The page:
SaddleBrooke Pet Rescue Network

SaddleBrooke Pet Rescue Network needs some of your space

Karyle Steele

SaddleBrooke Pet Rescue Network is in desperate need of storage space here in SaddleBrooke. Holding space is needed for all donated items received [such as linens, pet beds and pet food] until they can be transported to the various shelters and rescue groups that we supply. This would not take up more than a one car space of a two-car garage. The space would be controlled by the owner as to who may have access.

Please consider this request for space. SaddleBrooke residents have always stepped up in the past when there is a plea from the Network for help. If we are unable to secure a place by January 1, we may have to rent from a storage facility. This is contrary to our mission statement which has always stated that 100% of all funds raised will go to pet rescue and pet health.

If you have available space, please contact Jan Pede at [email protected] or Karyle Steele at [email protected] for more information.

Monthly pickup notice

Karyle Steele

The Network works with Pima Animal Care Center, Pinal Animal Care Center and several rescue groups of homeless pets. We provide financial support for the medical needs of the pets to get them healthy and adopted.

We have a monthly pick-up service of gently used clean towels, linens, blankets (no electrics), sheets, pet supplies such as carriers, clean pet beds, pet food. No foam (except for memory foam beds) or poly-filled items please.

New: Empty prescription containers can now be dropped off at 63701 SaddleBrooke Blvd at Mezzabyte Computers Suite U or Dentistry by Design Suite M in the commercial center. Make sure the labels have been removed.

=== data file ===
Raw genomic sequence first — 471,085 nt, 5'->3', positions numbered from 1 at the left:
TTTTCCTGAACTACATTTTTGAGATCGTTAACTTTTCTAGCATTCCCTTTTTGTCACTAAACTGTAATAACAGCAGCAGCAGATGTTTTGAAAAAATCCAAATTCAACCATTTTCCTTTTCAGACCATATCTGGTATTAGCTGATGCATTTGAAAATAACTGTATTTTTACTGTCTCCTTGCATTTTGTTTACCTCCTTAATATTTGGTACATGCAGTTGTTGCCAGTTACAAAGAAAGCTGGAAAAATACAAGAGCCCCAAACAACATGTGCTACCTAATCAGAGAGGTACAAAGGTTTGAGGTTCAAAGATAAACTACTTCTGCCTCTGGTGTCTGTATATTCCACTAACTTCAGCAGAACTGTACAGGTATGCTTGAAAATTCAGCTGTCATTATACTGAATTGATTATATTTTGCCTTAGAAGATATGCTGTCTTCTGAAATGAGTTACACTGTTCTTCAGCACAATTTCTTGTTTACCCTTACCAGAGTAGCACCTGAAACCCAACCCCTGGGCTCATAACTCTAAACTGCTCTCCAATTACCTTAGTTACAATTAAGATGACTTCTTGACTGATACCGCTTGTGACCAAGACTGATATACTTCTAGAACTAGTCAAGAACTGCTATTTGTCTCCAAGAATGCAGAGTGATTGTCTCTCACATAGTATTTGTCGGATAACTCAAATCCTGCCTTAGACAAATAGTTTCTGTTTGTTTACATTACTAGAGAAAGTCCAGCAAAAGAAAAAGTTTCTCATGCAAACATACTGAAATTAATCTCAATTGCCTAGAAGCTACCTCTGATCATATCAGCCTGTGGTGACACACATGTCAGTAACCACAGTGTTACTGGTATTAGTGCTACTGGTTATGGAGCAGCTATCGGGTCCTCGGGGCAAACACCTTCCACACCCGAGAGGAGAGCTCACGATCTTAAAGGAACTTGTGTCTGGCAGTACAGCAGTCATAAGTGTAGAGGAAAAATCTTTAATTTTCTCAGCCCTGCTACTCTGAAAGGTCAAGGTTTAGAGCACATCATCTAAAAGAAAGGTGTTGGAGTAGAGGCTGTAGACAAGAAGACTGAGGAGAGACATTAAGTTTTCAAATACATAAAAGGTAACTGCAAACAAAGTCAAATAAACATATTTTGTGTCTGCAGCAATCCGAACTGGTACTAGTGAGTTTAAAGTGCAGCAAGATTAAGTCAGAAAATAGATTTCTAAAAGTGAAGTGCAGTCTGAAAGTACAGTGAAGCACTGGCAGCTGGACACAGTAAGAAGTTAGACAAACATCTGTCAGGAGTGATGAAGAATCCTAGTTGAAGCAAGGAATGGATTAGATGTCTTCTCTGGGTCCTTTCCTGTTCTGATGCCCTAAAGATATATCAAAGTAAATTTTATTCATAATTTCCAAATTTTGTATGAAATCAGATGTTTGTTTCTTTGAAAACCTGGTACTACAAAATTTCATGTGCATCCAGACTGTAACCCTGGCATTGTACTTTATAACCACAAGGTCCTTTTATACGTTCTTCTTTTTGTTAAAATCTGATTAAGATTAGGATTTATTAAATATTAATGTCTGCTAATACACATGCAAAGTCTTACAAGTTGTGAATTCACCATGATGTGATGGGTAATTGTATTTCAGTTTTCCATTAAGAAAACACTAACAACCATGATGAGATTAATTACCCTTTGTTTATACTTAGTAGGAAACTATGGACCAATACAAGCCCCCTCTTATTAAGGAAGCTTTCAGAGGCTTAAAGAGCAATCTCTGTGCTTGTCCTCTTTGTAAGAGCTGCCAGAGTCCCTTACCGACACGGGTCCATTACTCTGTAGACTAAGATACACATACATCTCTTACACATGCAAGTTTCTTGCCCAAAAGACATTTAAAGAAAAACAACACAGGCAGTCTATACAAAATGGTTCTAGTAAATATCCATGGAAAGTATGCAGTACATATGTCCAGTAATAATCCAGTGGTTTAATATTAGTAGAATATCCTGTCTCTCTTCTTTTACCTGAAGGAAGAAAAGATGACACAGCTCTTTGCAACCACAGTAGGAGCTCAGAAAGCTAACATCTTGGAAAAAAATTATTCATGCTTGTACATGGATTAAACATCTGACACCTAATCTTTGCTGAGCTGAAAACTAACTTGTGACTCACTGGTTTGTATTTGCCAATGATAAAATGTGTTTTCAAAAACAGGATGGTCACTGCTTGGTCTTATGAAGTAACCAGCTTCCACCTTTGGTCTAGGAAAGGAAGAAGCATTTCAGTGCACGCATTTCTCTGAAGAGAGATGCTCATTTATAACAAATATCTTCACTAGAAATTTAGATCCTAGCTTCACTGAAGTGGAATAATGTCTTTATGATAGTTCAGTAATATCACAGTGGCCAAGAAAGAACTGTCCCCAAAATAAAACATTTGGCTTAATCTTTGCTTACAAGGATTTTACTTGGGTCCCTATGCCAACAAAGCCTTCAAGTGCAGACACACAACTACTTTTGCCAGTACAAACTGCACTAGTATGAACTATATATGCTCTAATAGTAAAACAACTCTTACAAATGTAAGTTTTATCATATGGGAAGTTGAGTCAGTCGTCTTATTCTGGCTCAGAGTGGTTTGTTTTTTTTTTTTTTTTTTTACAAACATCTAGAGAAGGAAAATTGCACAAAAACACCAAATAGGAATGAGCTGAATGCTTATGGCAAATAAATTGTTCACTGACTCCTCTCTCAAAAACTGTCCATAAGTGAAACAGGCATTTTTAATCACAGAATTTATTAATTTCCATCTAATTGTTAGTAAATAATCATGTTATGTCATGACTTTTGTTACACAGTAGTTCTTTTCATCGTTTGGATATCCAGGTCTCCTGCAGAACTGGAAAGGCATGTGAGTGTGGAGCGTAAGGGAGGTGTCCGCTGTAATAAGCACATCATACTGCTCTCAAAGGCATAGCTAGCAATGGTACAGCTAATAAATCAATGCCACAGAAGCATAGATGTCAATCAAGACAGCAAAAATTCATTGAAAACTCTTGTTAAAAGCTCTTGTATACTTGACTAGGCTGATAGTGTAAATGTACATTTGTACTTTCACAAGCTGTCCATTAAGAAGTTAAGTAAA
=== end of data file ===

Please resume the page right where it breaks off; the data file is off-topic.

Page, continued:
This takes place the first Friday of every month. Just email [email protected] or call 520-548-7861 to arrange the pick-up. Please contact us at least one full day before the requested pick-up date so that we can arrange the most efficient schedule. Just place it in your driveway by 8:00 a.m. on the day of pick-up and we do the rest.

Join us at [email protected].

The next pick up date is December 7.

What is a microchip and why is it important?

Jan Pede

This summer SaddleBrooke saw a large increase in the number of stray animals in our community. For most of these pets, their return was ensured because they were micro-chipped. But a few were not, so this seemed like an appropriate time to remind all pet owners of the importance of micro-chipping your pet. So, what is a microchip?

*It is a rice-sized, radio-frequency identification device (RFID) implanted just under the skin between your pet’s shoulder blades.

*It is not a GPS tracking device.

*It does not store the owner’s contact information.

*Unlike a tag and collar, it cannot be removed or lost.

*Each chip has a unique ID number which must be registered by the owner.

*The cost of a microchip may be the difference in returning your pet to its family.

One in three family pets are lost at some point and 90% of them are never returned without ID. A collar and tag are important, but a microchip cannot be removed.

Having a microchip can be the difference between lost and found for your pet. But they work like any other form of identification, meaning the information tied to it has to be correct. While implanting your pet is the first step, ensuring all the contact information is registered and accurate plays a crucial role in reuniting families.

You need to register your pet’s microchip, but you do not need to register with the microchip manufacturer. There are free non-profit microchip registries, such as which provide the same service at no cost to the owner.